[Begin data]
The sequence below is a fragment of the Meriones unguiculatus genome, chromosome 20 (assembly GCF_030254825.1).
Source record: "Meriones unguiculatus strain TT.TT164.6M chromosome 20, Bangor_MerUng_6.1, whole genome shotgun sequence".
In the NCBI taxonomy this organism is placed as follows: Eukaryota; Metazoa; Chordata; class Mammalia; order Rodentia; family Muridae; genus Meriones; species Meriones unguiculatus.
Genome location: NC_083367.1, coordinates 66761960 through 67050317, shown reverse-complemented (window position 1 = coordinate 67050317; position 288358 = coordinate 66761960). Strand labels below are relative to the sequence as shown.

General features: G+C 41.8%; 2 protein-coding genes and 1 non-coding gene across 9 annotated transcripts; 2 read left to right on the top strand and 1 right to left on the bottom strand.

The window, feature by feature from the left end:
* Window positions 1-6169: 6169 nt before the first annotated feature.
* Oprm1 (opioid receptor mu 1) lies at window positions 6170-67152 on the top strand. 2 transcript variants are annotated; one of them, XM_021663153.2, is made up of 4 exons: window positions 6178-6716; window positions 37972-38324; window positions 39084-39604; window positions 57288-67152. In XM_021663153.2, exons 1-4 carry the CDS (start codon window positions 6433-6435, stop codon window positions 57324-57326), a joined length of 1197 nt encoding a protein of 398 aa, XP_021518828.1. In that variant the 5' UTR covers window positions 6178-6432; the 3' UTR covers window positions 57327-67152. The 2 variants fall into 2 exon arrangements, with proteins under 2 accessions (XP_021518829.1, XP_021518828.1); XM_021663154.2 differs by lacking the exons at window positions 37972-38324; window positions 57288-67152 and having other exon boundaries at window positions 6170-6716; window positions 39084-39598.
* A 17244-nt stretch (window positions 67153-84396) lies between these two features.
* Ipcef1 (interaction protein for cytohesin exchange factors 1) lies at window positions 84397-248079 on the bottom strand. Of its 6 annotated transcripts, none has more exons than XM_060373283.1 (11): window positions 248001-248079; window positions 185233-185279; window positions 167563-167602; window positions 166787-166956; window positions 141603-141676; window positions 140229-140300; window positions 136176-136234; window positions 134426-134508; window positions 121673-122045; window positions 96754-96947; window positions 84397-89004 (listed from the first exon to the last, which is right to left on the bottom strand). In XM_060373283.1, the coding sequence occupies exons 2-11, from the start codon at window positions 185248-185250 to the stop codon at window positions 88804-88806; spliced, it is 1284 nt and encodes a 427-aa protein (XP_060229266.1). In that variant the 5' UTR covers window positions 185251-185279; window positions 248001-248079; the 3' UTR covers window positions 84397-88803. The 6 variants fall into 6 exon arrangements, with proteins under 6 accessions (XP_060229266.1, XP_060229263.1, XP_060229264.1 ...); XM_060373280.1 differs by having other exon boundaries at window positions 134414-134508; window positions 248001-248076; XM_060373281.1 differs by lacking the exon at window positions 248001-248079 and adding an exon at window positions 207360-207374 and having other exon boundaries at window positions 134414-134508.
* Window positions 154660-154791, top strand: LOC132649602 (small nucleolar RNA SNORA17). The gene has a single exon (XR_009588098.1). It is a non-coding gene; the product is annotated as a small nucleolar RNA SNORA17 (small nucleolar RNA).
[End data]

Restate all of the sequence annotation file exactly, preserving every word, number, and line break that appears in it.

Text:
The sequence below is a fragment of the Meriones unguiculatus genome, chromosome 20 (assembly GCF_030254825.1).
Source record: "Meriones unguiculatus strain TT.TT164.6M chromosome 20, Bangor_MerUng_6.1, whole genome shotgun sequence".
In the NCBI taxonomy this organism is placed as follows: Eukaryota; Metazoa; Chordata; class Mammalia; order Rodentia; family Muridae; genus Meriones; species Meriones unguiculatus.
Genome location: NC_083367.1, coordinates 66761960 through 67050317, shown reverse-complemented (window position 1 = coordinate 67050317; position 288358 = coordinate 66761960). Strand labels below are relative to the sequence as shown.

General features: G+C 41.8%; 2 protein-coding genes and 1 non-coding gene across 9 annotated transcripts; 2 read left to right on the top strand and 1 right to left on the bottom strand.

The window, feature by feature from the left end:
* Window positions 1-6169: 6169 nt before the first annotated feature.
* Oprm1 (opioid receptor mu 1) lies at window positions 6170-67152 on the top strand. 2 transcript variants are annotated; one of them, XM_021663153.2, is made up of 4 exons: window positions 6178-6716; window positions 37972-38324; window positions 39084-39604; window positions 57288-67152. In XM_021663153.2, exons 1-4 carry the CDS (start codon window positions 6433-6435, stop codon window positions 57324-57326), a joined length of 1197 nt encoding a protein of 398 aa, XP_021518828.1. In that variant the 5' UTR covers window positions 6178-6432; the 3' UTR covers window positions 57327-67152. The 2 variants fall into 2 exon arrangements, with proteins under 2 accessions (XP_021518829.1, XP_021518828.1); XM_021663154.2 differs by lacking the exons at window positions 37972-38324; window positions 57288-67152 and having other exon boundaries at window positions 6170-6716; window positions 39084-39598.
* A 17244-nt stretch (window positions 67153-84396) lies between these two features.
* Ipcef1 (interaction protein for cytohesin exchange factors 1) lies at window positions 84397-248079 on the bottom strand. Of its 6 annotated transcripts, none has more exons than XM_060373283.1 (11): window positions 248001-248079; window positions 185233-185279; window positions 167563-167602; window positions 166787-166956; window positions 141603-141676; window positions 140229-140300; window positions 136176-136234; window positions 134426-134508; window positions 121673-122045; window positions 96754-96947; window positions 84397-89004 (listed from the first exon to the last, which is right to left on the bottom strand). In XM_060373283.1, the coding sequence occupies exons 2-11, from the start codon at window positions 185248-185250 to the stop codon at window positions 88804-88806; spliced, it is 1284 nt and encodes a 427-aa protein (XP_060229266.1). In that variant the 5' UTR covers window positions 185251-185279; window positions 248001-248079; the 3' UTR covers window positions 84397-88803. The 6 variants fall into 6 exon arrangements, with proteins under 6 accessions (XP_060229266.1, XP_060229263.1, XP_060229264.1 ...); XM_060373280.1 differs by having other exon boundaries at window positions 134414-134508; window positions 248001-248076; XM_060373281.1 differs by lacking the exon at window positions 248001-248079 and adding an exon at window positions 207360-207374 and having other exon boundaries at window positions 134414-134508.
* Window positions 154660-154791, top strand: LOC132649602 (small nucleolar RNA SNORA17). The gene has a single exon (XR_009588098.1). It is a non-coding gene; the product is annotated as a small nucleolar RNA SNORA17 (small nucleolar RNA).